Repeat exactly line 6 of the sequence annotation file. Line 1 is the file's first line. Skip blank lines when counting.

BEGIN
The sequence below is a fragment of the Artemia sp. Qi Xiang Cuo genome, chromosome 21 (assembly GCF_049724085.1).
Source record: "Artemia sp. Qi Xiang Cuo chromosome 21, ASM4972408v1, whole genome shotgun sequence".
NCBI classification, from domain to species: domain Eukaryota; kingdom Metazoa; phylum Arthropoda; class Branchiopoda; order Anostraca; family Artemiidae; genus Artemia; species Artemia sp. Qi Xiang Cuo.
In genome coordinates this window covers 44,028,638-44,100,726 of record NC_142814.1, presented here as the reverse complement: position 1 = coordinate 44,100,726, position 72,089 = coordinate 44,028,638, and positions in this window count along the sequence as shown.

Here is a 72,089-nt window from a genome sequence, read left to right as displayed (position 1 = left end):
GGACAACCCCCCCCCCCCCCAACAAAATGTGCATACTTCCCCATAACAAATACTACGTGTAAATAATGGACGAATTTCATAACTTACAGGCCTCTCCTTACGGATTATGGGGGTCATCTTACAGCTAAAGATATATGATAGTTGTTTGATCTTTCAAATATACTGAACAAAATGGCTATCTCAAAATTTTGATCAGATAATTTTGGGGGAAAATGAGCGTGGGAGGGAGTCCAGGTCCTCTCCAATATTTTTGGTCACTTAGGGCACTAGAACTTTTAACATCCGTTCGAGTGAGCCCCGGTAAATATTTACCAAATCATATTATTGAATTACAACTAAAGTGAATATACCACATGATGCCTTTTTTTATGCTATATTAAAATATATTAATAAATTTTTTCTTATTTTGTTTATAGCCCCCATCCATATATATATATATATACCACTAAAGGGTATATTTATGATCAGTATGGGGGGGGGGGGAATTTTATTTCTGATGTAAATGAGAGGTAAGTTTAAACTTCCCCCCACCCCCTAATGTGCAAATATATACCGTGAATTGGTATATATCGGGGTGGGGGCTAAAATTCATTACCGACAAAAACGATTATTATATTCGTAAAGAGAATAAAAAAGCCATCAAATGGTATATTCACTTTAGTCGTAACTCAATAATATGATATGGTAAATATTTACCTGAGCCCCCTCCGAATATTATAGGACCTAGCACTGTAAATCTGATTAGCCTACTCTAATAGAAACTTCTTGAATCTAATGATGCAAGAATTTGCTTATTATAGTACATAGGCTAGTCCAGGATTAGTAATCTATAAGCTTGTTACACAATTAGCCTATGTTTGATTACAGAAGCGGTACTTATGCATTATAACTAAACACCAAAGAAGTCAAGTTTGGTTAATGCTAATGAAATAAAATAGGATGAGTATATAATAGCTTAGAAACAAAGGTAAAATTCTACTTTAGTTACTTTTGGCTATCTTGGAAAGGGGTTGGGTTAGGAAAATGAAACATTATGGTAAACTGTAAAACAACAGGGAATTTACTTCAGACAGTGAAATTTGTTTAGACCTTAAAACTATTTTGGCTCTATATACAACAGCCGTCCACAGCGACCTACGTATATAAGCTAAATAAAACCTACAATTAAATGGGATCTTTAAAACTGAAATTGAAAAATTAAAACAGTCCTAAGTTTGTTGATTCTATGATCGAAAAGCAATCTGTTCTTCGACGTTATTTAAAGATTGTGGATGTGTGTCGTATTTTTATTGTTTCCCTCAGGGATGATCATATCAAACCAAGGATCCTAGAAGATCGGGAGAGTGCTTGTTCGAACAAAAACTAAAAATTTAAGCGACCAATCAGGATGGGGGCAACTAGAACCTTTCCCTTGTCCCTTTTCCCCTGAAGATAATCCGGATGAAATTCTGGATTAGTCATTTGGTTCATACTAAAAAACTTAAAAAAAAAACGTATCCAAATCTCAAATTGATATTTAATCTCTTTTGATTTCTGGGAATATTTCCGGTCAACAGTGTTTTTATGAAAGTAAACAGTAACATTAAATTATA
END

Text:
GGACAACCCCCCCCCCCCCCAACAAAATGTGCATACTTCCCCATAACAAATACTACGTGTAAATAATGGACGAATTTCATAACTTACAGGCCTCTCCTTACGGATTATGGGGGTCATCTTACAGCTAAAGATATATGATAGTTGTTTGATCTTTCAAATATACTGAACAAAATGGCTATCTCAAAATTTTGATCAGATAATTTTGGGGGAAAATGAGCGTGGGAGGGAGTCCAGGTCCTCTCCAATATTTTTGGTCACTTAGGGCACTAGAACTTTTAACATCCGTTCGAGTGAGCCCCGGTAAATATTTACCAAATCATATTATTGAATTACAACTAAAGTGAATATACCACATGATGCCTTTTTTTATGCTATATTAAAATATATTAATAAATTTTTTCTTATTTTGTTTATAGCCCCCATCCATATATATATATATATACCACTAAAGGGTATATTTATGATCAGTATGGGGGGGGGGGGAATTTTATTTCTGATGTAAATGAGAGGTAAGTTTAAACTTCCCCCCACCCCCTAATGTGCAAATATATACCGTGAATTGGTATATATCGGGGTGGGGGCTAAAATTCATTACCGACAAAAACGATTATTATATTCGTAAAGAGAATAAAAAAGCCATCAAATGGTATATTCACTTTAGTCGTAACTCAATAATATGATATGGTAAATATTTACCTGAGCCCCCTCCGAATATTATAGGACCTAGCACTGTAAATCTGATTAGCCTACTCTAATAGAAACTTCTTGAATCTAATGATGCAAGAATTTGCTTATTATAGTACATAGGCTAGTCCAGGATTAGTAATCTATAAGCTTGTTACACAATTAGCCTATGTTTGATTACAGAAGCGGTACTTATGCATTATAACTAAACACCAAAGAAGTCAAGTTTGGTTAATGCTAATGAAATAAAATAGGATGAGTATATAATAGCTTAGAAACAAAGGTAAAATTCTACTTTAGTTACTTTTGGCTATCTTGGAAAGGGGTTGGGTTAGGAAAATGAAACATTATGGTAAACTGTAAAACAACAGGGAATTTACTTCAGACAGTGAAATTTGTTTAGACCTTAAAACTATTTTGGCTCTATATACAACAGCCGTCCACAGCGACCTACGTATATAAGCTAAATAAAACCTACAATTAAATGGGATCTTTAAAACTGAAATTGAAAAATTAAAACAGTCCTAAGTTTGTTGATTCTATGATCGAAAAGCAATCTGTTCTTCGACGTTATTTAAAGATTGTGGATGTGTGTCGTATTTTTATTGTTTCCCTCAGGGATGATCATATCAAACCAAGGATCCTAGAAGATCGGGAGAGTGCTTGTTCGAACAAAAACTAAAAATTTAAGCGACCAATCAGGATGGGGGCAACTAGAACCTTTCCCTTGTCCCTTTTCCCCTGAAGATAATCCGGATGAAATTCTGGATTAGTCATTTGGTTCATACTAAAAAACTTAAAAAAAAAACGTATCCAAATCTCAAATTGATATTTAATCTCTTTTGATTTCTGGGAATATTTCCGGTCAACAGTGTTTTTATGAAAGTAAACAGTAACATTAAATTATA